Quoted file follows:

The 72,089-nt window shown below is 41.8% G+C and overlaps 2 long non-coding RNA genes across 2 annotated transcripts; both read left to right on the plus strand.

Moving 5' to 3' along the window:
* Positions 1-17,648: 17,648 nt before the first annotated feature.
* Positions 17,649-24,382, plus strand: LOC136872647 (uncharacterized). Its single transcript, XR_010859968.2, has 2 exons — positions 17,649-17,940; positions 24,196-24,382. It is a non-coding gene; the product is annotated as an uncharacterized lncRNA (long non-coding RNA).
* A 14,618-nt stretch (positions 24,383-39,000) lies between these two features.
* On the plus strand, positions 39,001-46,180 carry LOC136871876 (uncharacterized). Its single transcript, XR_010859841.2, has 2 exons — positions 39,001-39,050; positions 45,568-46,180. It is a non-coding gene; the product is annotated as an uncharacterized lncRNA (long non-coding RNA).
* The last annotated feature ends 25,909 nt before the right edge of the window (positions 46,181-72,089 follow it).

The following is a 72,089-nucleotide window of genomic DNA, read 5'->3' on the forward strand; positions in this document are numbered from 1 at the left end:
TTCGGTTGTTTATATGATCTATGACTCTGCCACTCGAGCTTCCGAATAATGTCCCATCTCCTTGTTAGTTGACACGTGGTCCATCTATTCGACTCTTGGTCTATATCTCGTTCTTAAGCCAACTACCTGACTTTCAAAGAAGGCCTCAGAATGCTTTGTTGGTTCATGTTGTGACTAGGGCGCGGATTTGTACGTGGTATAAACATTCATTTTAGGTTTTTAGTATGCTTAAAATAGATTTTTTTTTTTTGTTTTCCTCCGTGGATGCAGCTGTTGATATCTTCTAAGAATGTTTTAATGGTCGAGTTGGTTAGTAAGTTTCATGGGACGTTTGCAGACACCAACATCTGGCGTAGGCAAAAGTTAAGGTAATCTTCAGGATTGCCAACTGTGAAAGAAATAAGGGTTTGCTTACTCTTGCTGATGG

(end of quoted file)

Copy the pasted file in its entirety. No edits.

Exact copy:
The 72,089-nt window shown below is 41.8% G+C and overlaps 2 long non-coding RNA genes across 2 annotated transcripts; both read left to right on the plus strand.

Moving 5' to 3' along the window:
* Positions 1-17,648: 17,648 nt before the first annotated feature.
* Positions 17,649-24,382, plus strand: LOC136872647 (uncharacterized). Its single transcript, XR_010859968.2, has 2 exons — positions 17,649-17,940; positions 24,196-24,382. It is a non-coding gene; the product is annotated as an uncharacterized lncRNA (long non-coding RNA).
* A 14,618-nt stretch (positions 24,383-39,000) lies between these two features.
* On the plus strand, positions 39,001-46,180 carry LOC136871876 (uncharacterized). Its single transcript, XR_010859841.2, has 2 exons — positions 39,001-39,050; positions 45,568-46,180. It is a non-coding gene; the product is annotated as an uncharacterized lncRNA (long non-coding RNA).
* The last annotated feature ends 25,909 nt before the right edge of the window (positions 46,181-72,089 follow it).

The following is a 72,089-nucleotide window of genomic DNA, read 5'->3' on the forward strand; positions in this document are numbered from 1 at the left end:
TTCGGTTGTTTATATGATCTATGACTCTGCCACTCGAGCTTCCGAATAATGTCCCATCTCCTTGTTAGTTGACACGTGGTCCATCTATTCGACTCTTGGTCTATATCTCGTTCTTAAGCCAACTACCTGACTTTCAAAGAAGGCCTCAGAATGCTTTGTTGGTTCATGTTGTGACTAGGGCGCGGATTTGTACGTGGTATAAACATTCATTTTAGGTTTTTAGTATGCTTAAAATAGATTTTTTTTTTTTGTTTTCCTCCGTGGATGCAGCTGTTGATATCTTCTAAGAATGTTTTAATGGTCGAGTTGGTTAGTAAGTTTCATGGGACGTTTGCAGACACCAACATCTGGCGTAGGCAAAAGTTAAGGTAATCTTCAGGATTGCCAACTGTGAAAGAAATAAGGGTTTGCTTACTCTTGCTGATGG